On paper, Democrat Ralph Northam holds a small but fairly consistent lead in the polling of Virginia’s gubernatorial race. The most recent survey, from Emerson College, puts Northam ahead of Republican Ed Gillespie, 49 percent to 44 percent (with a margin of error of 5.5 points).
But Democrats don’t feel confident at all. Last week Paul Krugman wrote about the race in a tone of panic:
For whatever reason, however, Virginia isn’t getting nearly as much play in national media or, as far as I can tell, among progressive activists, as it deserves. Folks, right now this is where the action is: Virginia is now the most important place on the U.S. political landscape — and what happens there could decide the fate of the nation.
The Washington Post studied its own surveys and concluded, “far fewer Virginia voters are closely following the campaign than at similar stages in the past three gubernatorial elections.”
Last week, Sam Stein reported:
Democratic operatives working on the race and those closely following it are more openly panicked that complacency has set in. . . . three Democratic sources have told The Daily Beast that Northam’s internal campaign polling has the race within the margin of error, and not at the outer edges of that range.
Democratic anxiety is probably driven by three distinct causes. The first is a hangover from 2016. Last year many Democrats were absolutely certain that Hillary Clinton would win, and many believed she would beat Trump in a landslide. Like a quarterback who endures a brutal blindside hit, the Democrats “hear the footsteps” — they’re on alert for another rude surprise on Election Day. (The disappointing finish for Jon Ossoff in the runoff in the Georgia special House election might even compound this.) It’s worth noting that not only did Hillary Clinton win Virginia in 2016, this is one of the few states where she performed better than Barack Obama did in 2012.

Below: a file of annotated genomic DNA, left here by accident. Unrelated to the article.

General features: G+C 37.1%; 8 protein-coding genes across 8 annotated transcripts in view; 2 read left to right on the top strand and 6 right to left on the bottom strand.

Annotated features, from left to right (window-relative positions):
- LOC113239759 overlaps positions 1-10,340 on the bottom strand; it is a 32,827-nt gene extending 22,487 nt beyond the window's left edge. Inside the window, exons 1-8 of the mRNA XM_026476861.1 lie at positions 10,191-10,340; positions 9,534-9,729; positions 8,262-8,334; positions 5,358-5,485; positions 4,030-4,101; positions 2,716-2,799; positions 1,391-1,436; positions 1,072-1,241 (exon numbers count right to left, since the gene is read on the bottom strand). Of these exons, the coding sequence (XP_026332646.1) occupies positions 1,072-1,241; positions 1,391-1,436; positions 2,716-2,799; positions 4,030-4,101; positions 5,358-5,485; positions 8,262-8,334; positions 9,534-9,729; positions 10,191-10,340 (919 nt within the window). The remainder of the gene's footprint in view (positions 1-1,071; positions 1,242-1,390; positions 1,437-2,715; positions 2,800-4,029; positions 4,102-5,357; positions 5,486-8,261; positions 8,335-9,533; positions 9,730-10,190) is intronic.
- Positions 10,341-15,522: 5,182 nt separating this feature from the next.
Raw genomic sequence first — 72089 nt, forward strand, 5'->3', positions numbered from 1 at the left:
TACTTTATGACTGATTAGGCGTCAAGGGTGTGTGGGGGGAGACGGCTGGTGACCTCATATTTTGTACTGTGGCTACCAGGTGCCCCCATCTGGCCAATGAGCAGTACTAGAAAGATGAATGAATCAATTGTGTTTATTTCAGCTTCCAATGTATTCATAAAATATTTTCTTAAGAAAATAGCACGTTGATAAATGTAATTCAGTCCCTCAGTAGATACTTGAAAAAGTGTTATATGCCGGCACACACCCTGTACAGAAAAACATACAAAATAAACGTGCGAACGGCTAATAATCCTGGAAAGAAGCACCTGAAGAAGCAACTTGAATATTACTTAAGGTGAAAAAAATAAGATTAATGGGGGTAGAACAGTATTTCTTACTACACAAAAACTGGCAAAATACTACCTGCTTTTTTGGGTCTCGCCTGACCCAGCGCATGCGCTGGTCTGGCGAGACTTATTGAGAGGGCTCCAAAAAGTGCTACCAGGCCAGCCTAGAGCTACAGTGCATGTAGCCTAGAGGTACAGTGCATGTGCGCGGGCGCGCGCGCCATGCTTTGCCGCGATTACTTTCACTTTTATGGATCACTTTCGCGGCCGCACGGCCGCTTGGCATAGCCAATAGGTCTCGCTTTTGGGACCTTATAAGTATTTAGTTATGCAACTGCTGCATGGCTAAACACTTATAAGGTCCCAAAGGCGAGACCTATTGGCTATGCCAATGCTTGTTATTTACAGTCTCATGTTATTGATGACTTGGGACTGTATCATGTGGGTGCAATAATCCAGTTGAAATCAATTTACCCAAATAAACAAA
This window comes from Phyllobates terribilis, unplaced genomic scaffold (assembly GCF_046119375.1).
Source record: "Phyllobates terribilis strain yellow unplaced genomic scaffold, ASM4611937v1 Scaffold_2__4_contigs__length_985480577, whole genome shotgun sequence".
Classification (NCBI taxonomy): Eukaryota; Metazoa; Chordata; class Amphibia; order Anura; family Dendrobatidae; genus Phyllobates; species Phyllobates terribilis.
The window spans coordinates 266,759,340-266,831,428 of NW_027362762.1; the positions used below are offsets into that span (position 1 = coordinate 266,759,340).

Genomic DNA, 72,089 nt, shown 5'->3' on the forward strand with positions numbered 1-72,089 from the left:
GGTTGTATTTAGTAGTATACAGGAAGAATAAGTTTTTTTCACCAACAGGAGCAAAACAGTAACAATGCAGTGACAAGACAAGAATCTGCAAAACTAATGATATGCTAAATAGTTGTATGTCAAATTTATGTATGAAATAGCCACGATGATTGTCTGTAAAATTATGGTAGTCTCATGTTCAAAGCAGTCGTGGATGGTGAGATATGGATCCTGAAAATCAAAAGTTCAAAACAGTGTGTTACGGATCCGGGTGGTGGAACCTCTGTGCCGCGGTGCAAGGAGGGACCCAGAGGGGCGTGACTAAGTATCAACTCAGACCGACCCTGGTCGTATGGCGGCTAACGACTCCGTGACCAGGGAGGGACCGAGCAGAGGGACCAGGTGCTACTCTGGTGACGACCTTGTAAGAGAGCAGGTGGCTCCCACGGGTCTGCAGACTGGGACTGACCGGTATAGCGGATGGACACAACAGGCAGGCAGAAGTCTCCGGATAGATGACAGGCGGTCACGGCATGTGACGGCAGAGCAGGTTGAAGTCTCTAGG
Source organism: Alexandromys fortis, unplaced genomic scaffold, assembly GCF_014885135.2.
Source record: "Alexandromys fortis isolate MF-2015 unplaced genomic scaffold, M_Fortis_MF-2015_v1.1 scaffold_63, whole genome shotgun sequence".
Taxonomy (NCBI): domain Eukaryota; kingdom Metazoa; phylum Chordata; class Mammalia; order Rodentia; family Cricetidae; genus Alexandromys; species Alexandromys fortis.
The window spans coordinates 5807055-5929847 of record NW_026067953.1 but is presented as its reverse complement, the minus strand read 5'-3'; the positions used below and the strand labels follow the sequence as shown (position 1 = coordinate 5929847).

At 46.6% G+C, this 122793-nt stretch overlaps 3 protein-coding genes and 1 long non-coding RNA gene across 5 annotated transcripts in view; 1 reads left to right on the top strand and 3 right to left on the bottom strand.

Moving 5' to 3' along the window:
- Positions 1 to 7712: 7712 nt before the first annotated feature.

The second cause is concern that Northam might resemble Hillary Clinton in the wrong ways. Like Hillary, Northam was considered the moderate in the party primary, and is a party loyalist asking voters to continue an era of Democratic governance. Neither one is a whirling dervish of raw political charisma. Like Hillary in 2016, Northam is offering voters the status quo with a bit more spending.
But the third cause seems like the best reason to worry. In both the 2013 gubernatorial race featuring Ken Cuccinelli and the 2014 Senate race featuring Gillespie, the Republican candidate dramatically overperformed compared to the final polls. The final RealClearPolitics average in 2013 had Cuccinelli trailing by 6.7 points; he lost by 2.5 points. The 2014 result was even more dramatic; the final RCP average put Democrat Mark Warner ahead by 9.7 points; he won by eight-tenths of a percentage point. Is this a “shy Tory” effect? Are Virginia Republicans particularly reticent to tell a pollster they’re voting for the GOP candidate? Is the Virginia Republican get-out-the-vote effort worth a few extra percentage points? No one in Virginia politics knows for certain. But it suggests that a small Democratic lead heading into Election Day might not be so reliable.